Category Archives: Leadership

Do you take credit or demonstrate value?

Demonstrate Value
Claim credit or Demonstrate Value

Have you ever watched a president’s State of the Union Address? Regardless of the president or his party affiliation, the President tends to describe utopia. If you knew nothing else about what was going on, you would believe that that particular president was accomplishing all of the problems in the world.

If you think about it, the State of the Union Address is essentially a status report. The President is submitting a status report to Congress. Congress is, in a way, his steering committee. They may not be the President’s superiors and approve his initiatives. But the President is required by the constitution to present this status annually.

The State of the Project Address

A project manager presents status to management, usually on a weekly basis. Status can be presented to an executive steering committee on a bi-weekly or monthly basis. The presentation of the project’s status is a chance for the project manager to demonstrate to management how much value the project is adding to the organization.
Continue reading Do you take credit or demonstrate value?

Do you have a leadership personality?

Leadership Personality
Presidents and Leadership Personality

Every president’s leadership personality

As some of you know, I listen to audiobooks and podcasts in the car as a way to pass the time on my long daily commute to and from work. I recently finished listening to the podcast series “Presidential.” This is a 44-episode series of podcasts that focuses on every U.S. President from George Washington through Barak Obama. There is a final episode recorded the day after the election discussing the outcome.

It piqued my interest enough that I’ve decided to listen to a full biographical audio book on each president. I’m working on the assumption that an audio book exists for presidents such as Millard Fillmore and James Buchanan.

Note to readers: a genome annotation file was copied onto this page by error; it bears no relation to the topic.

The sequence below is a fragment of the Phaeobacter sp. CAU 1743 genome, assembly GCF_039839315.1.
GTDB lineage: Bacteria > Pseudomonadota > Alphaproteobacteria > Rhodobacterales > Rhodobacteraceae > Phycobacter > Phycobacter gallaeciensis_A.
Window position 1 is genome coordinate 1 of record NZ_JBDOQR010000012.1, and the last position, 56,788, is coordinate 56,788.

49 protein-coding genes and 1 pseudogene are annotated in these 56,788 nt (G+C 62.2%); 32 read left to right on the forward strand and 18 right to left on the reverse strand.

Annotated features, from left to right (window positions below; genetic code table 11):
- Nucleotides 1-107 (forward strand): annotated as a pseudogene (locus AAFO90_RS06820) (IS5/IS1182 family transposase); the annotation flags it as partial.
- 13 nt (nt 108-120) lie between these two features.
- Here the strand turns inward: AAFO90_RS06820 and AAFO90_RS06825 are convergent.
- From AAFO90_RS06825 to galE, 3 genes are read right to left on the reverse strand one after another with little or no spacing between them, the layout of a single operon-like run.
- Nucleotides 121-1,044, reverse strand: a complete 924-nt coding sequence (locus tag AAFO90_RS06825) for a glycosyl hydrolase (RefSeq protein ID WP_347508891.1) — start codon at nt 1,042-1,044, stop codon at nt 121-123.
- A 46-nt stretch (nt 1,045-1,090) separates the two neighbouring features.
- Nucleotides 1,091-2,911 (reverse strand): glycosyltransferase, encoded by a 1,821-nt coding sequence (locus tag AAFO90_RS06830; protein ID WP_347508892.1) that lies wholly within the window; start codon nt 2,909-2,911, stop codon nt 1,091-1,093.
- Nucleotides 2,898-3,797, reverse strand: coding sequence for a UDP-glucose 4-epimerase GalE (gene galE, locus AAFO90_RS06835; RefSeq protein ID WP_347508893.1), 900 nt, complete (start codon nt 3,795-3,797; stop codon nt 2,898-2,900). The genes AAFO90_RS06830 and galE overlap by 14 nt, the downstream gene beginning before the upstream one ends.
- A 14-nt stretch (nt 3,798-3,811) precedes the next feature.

My interest is based in history. I’ve always found American history and the political process intriguing. I also find it an interesting study in leadership. We’ve had great leaders and not-so-great leaders running our country. Because of the way our political process works, it usually takes many years for opponents to admit that a president from the opposite party might have been a great leader. Eisenhower despised Truman when he took office. They later became close again when both were out of office.
Continue reading Do you have a leadership personality?

Defining the Project Escalation Process

Project Escalation Process
Project Escalation Process

It has probably happened to you at one time or another. You’re sitting in a meeting with your boss present when an issue comes up.

You’ve been trying to resolve that issue for a week. It’s the first time your boss is hearing about it. He asks why he wasn’t made aware of the issue. If you had defined a project escalation process, he might have already heard about it.

Having a project escalation process can help guide a project manager through the decision-making process to communicate effectively to leadership to ensure that they are informed in an accurate and timely manner. It is a matter of knowing the what, when, how and why of issue escalation.

What to escalate

Certainly the project manager shouldn’t escalate every single issue that occurs on a project. It is the PM’s job to track, manage, and resolve issues.
Continue reading Defining the Project Escalation Process

The Communication Skills of a Project Manager

Communication Skills
Communication Skills of the Project Manager

I’ve often mentioned that a project manager is the CEO of his or her project. Knowing that a CEO needs to be able to communicate in many ways, the project manager has to have a wide variety of communication skills in order to be effective.

Verbal Communication Skills

The most obvious and critical communication skill is the ability to speak. The project manager spends most of his day speaking to people. I’ve known a lot of people who can talk. But sometimes they say very little. The project manager must be able to speak concisely. Why say seven words when four will do.

When reporting to an executive on the status of a project, she doesn’t want to hear every detail. Talking in circles and never getting to the point can be even more annoying. When describing an issue or situation to an executive, the PM has to determine how much detail to provide. It is important to know how to build it into an understandable story that gets the point across as economically as possible.

I’ve found it better to provide just enough details to get the basic point across. If the executive asks for more detail, provide a few more details until they are satisfied. It always depends on the executive. Some want as much detail as possible. Others want the bare minimum.

When talking with team members, it is important to speak to them as equals.  Assuming a superior attitude may intimidate them. This could result in receiving less information than you need. It also creates poor relationships on your project.

Written Communication Skills